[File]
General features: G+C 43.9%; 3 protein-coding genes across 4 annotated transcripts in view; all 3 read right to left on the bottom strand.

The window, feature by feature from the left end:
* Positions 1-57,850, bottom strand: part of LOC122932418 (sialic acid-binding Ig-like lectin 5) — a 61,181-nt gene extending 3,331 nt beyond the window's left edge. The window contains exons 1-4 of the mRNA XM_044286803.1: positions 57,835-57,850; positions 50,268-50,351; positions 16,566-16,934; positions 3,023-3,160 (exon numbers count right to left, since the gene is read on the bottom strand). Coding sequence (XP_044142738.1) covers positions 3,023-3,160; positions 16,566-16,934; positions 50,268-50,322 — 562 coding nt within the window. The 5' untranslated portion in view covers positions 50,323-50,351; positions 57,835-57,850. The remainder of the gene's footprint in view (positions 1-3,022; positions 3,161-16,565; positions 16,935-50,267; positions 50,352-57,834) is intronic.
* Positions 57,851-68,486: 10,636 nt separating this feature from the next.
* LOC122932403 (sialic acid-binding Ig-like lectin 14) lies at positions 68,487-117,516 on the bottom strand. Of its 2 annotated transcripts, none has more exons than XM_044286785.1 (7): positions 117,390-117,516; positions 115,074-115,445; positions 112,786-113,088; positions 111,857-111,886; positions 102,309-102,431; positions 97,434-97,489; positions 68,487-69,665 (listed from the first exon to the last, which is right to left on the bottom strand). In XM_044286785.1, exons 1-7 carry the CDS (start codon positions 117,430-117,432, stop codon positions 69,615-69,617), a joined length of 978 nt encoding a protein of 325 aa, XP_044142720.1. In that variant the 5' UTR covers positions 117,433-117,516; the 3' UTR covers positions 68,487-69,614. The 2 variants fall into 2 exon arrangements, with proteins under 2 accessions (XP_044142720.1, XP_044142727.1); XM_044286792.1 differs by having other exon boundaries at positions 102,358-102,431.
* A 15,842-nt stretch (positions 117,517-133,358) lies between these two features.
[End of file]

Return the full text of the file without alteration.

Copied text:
General features: G+C 43.9%; 3 protein-coding genes across 4 annotated transcripts in view; all 3 read right to left on the bottom strand.

The window, feature by feature from the left end:
* Positions 1-57,850, bottom strand: part of LOC122932418 (sialic acid-binding Ig-like lectin 5) — a 61,181-nt gene extending 3,331 nt beyond the window's left edge. The window contains exons 1-4 of the mRNA XM_044286803.1: positions 57,835-57,850; positions 50,268-50,351; positions 16,566-16,934; positions 3,023-3,160 (exon numbers count right to left, since the gene is read on the bottom strand). Coding sequence (XP_044142738.1) covers positions 3,023-3,160; positions 16,566-16,934; positions 50,268-50,322 — 562 coding nt within the window. The 5' untranslated portion in view covers positions 50,323-50,351; positions 57,835-57,850. The remainder of the gene's footprint in view (positions 1-3,022; positions 3,161-16,565; positions 16,935-50,267; positions 50,352-57,834) is intronic.
* Positions 57,851-68,486: 10,636 nt separating this feature from the next.
* LOC122932403 (sialic acid-binding Ig-like lectin 14) lies at positions 68,487-117,516 on the bottom strand. Of its 2 annotated transcripts, none has more exons than XM_044286785.1 (7): positions 117,390-117,516; positions 115,074-115,445; positions 112,786-113,088; positions 111,857-111,886; positions 102,309-102,431; positions 97,434-97,489; positions 68,487-69,665 (listed from the first exon to the last, which is right to left on the bottom strand). In XM_044286785.1, exons 1-7 carry the CDS (start codon positions 117,430-117,432, stop codon positions 69,615-69,617), a joined length of 978 nt encoding a protein of 325 aa, XP_044142720.1. In that variant the 5' UTR covers positions 117,433-117,516; the 3' UTR covers positions 68,487-69,614. The 2 variants fall into 2 exon arrangements, with proteins under 2 accessions (XP_044142720.1, XP_044142727.1); XM_044286792.1 differs by having other exon boundaries at positions 102,358-102,431.
* A 15,842-nt stretch (positions 117,517-133,358) lies between these two features.